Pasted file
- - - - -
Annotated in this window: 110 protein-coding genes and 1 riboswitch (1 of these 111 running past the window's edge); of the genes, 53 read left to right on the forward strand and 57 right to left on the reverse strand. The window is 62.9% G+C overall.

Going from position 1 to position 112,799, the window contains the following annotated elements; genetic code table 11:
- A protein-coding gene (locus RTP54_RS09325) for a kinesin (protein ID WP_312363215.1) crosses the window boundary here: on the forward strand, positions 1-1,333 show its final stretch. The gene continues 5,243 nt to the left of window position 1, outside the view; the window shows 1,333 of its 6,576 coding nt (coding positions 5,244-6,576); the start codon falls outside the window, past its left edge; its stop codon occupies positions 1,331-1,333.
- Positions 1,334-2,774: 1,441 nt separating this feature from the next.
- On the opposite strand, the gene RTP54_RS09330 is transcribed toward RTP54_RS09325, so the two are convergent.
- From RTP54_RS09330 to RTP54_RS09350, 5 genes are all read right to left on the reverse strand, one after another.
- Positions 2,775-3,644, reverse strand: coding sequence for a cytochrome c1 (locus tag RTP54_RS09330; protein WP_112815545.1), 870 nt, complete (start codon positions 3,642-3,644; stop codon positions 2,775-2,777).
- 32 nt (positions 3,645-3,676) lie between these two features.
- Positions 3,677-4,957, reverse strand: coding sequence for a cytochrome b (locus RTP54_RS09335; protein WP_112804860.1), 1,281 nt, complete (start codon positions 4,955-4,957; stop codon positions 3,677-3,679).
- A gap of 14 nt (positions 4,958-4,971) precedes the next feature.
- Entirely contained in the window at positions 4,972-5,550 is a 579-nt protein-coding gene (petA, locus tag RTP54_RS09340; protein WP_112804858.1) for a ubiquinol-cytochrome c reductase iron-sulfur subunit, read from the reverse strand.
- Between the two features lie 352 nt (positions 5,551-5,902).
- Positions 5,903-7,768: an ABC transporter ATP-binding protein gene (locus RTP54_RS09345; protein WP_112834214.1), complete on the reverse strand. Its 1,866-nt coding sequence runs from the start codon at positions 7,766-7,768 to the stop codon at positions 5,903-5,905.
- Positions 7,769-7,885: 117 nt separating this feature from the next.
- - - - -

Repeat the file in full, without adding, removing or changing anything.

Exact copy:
Annotated in this window: 110 protein-coding genes and 1 riboswitch (1 of these 111 running past the window's edge); of the genes, 53 read left to right on the forward strand and 57 right to left on the reverse strand. The window is 62.9% G+C overall.

Going from position 1 to position 112,799, the window contains the following annotated elements; genetic code table 11:
- A protein-coding gene (locus RTP54_RS09325) for a kinesin (protein ID WP_312363215.1) crosses the window boundary here: on the forward strand, positions 1-1,333 show its final stretch. The gene continues 5,243 nt to the left of window position 1, outside the view; the window shows 1,333 of its 6,576 coding nt (coding positions 5,244-6,576); the start codon falls outside the window, past its left edge; its stop codon occupies positions 1,331-1,333.
- Positions 1,334-2,774: 1,441 nt separating this feature from the next.
- On the opposite strand, the gene RTP54_RS09330 is transcribed toward RTP54_RS09325, so the two are convergent.
- From RTP54_RS09330 to RTP54_RS09350, 5 genes are all read right to left on the reverse strand, one after another.
- Positions 2,775-3,644, reverse strand: coding sequence for a cytochrome c1 (locus tag RTP54_RS09330; protein WP_112815545.1), 870 nt, complete (start codon positions 3,642-3,644; stop codon positions 2,775-2,777).
- 32 nt (positions 3,645-3,676) lie between these two features.
- Positions 3,677-4,957, reverse strand: coding sequence for a cytochrome b (locus RTP54_RS09335; protein WP_112804860.1), 1,281 nt, complete (start codon positions 4,955-4,957; stop codon positions 3,677-3,679).
- A gap of 14 nt (positions 4,958-4,971) precedes the next feature.
- Entirely contained in the window at positions 4,972-5,550 is a 579-nt protein-coding gene (petA, locus tag RTP54_RS09340; protein WP_112804858.1) for a ubiquinol-cytochrome c reductase iron-sulfur subunit, read from the reverse strand.
- Between the two features lie 352 nt (positions 5,551-5,902).
- Positions 5,903-7,768: an ABC transporter ATP-binding protein gene (locus RTP54_RS09345; protein WP_112834214.1), complete on the reverse strand. Its 1,866-nt coding sequence runs from the start codon at positions 7,766-7,768 to the stop codon at positions 5,903-5,905.
- Positions 7,769-7,885: 117 nt separating this feature from the next.